{
    private readonly IUserService _userService;
 
    public AccountController(IUserService userService)
    {
        _userService = userService;
    }
 
    [HttpGet]
    public IActionResult Login()
    {
        return View();
    }
 
    [HttpPost]
    public async Task<IActionResult> Login(string ssn)
    {
        var user = await _userService.GetAllowedUser(ssn);
        if (user == null)
        {
            ModelState.AddModelError("", "User not found");
            return View();
        }
 
        var identity = new ClaimsIdentity(CookieAuthenticationDefaults.AuthenticationScheme);
        identity.AddClaim(new Claim(ClaimTypes.Name, user.Ssn));
        identity.AddClaim(new Claim(ClaimTypes.GivenName, user.FirstName));
        identity.AddClaim(new Claim(ClaimTypes.Surname, user.LastName));
 
        foreach (var role in user.Roles)
        {
            identity.AddClaim(new Claim(ClaimTypes.Role, role.Role));
        }
 
        var principal = new ClaimsPrincipal(identity);
        await HttpContext.SignInAsync(CookieAuthenticationDefaults.AuthenticationScheme, principal);
 
        return RedirectToAction("Index","Home");
    }
 
    public async Task<IActionResult> Logout()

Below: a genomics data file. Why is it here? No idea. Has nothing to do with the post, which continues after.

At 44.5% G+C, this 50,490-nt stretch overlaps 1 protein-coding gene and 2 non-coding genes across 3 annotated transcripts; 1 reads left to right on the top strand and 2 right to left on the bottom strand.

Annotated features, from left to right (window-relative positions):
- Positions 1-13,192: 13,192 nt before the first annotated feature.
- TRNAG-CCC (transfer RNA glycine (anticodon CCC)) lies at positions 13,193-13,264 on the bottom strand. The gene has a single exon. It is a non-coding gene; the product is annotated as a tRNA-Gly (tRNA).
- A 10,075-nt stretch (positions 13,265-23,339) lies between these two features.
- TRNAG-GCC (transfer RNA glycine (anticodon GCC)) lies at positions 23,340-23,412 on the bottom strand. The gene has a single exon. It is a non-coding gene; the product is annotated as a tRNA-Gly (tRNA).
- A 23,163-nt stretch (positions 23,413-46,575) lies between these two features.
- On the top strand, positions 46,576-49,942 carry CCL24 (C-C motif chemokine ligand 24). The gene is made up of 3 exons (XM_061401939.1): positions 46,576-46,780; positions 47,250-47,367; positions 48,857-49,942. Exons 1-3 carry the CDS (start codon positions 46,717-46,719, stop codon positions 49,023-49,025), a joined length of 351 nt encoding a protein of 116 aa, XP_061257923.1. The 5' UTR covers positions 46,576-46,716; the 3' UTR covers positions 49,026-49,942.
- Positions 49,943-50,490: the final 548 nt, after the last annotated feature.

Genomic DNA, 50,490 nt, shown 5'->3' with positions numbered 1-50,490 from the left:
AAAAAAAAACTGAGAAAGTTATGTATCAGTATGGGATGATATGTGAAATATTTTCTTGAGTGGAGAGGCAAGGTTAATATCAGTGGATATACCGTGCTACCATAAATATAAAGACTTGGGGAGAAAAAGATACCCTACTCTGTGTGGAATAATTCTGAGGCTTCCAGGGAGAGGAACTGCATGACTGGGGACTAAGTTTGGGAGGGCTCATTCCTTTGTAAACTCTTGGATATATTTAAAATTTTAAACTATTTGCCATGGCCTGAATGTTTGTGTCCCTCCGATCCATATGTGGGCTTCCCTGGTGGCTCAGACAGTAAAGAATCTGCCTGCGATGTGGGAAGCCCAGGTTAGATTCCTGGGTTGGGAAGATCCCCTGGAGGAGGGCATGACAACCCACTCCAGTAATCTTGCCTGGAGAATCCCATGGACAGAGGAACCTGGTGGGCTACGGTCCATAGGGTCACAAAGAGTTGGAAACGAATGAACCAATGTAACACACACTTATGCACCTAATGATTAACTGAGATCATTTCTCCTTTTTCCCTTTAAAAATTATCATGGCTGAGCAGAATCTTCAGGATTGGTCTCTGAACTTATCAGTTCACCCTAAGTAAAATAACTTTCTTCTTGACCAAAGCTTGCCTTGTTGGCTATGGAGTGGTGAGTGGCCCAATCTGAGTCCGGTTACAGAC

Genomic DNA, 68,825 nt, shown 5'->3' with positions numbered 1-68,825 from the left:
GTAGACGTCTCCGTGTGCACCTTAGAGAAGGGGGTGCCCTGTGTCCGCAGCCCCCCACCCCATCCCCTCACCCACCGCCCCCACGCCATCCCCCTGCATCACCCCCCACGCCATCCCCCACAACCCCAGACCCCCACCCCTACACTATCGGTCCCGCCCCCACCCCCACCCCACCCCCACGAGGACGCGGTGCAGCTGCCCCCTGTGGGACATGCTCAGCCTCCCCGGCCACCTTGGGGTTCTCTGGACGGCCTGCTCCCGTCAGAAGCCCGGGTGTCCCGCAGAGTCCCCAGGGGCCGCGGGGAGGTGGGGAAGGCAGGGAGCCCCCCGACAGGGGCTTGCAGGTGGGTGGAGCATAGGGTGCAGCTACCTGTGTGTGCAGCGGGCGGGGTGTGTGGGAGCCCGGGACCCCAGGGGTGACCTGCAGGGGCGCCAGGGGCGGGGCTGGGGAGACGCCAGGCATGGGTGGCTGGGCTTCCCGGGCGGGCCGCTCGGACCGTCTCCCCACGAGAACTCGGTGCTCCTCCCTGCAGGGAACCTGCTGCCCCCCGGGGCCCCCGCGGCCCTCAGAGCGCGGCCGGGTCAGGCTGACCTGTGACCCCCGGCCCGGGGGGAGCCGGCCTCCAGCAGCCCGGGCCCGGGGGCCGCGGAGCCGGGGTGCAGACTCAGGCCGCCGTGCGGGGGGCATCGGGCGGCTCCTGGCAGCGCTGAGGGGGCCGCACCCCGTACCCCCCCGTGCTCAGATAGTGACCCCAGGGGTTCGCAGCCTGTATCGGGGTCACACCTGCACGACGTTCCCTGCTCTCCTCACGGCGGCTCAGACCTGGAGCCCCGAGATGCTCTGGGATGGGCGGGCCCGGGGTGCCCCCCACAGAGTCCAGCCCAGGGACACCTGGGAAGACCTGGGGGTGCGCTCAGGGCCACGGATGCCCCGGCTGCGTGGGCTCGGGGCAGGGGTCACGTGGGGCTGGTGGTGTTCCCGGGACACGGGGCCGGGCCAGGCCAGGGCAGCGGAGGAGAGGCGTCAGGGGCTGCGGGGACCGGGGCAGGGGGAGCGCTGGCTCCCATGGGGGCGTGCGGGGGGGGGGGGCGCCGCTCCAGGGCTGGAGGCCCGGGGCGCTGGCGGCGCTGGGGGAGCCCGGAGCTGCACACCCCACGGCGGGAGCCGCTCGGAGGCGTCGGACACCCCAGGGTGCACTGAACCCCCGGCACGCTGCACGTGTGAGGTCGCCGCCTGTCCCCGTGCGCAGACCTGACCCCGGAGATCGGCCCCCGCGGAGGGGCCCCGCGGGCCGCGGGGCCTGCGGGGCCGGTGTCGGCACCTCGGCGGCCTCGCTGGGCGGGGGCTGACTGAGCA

{
        await HttpContext.SignOutAsync();
 
        return RedirectToAction(nameof(Login));
    }
 
    public IActionResult AccessDenied()
    {
        return View();
    }
}

And this is it. I have now cookie-based custom authentication in my web application.

To try things out I run my web application, log in and check what’s inside claims collection of current user. All claims I expected are there. 

Wrapping up

ASP.NET Core is great on providing the base for basic, simple and lightweight solutions that doesn’t grow monsters over night. For authentication we can go with ASP.NET Core Identity but if it’s too much or not legally possible then it’s so-so easy to build our own custom cookie-based authentication. All we did was writing few lines of code to Startup class. On controllers side we needed just a simple AccountController where we implemented few actions for logging in, logging out and displaying access denied message.



European ASP.NET Core Hosting - HostForLIFE.eu :: 9 Tips to Increase Your ASP.NET Core 3.0 Applications

clock March 31, 2020 09:56 by author Scott

Performance is very important; it is a major factor for the success of any web application. ASP.NET Core 3.0 includes several enhancements that scale back memory usage and improve turnout. In this blog post, I provide 10 tips to help you improve the performance of ASP.NET Core 3.0 applications by doing the following:

Avoid synchronous and use asynchronous

Try to avoid synchronous calling when developing ASP.NET Core 3.0 applications. Synchronous calling blocks the next execution until the current execution is completed. While fetching data from an API or performing operations like I/O operations or independent calling, execute the call in an asynchronous manner.

Avoid using Task.Wait and Task.Result, and try to use await. The following code shows how to do this.

public class WebHost
{
    public virtual async Task StartAsync(CancellationToken cancellationToken = default)
    { 

        // Fire IHostedService.Start
        await _hostedServiceExecutor.StartAsync(cancellationToken).ConfigureAwait(false); 

        // More setup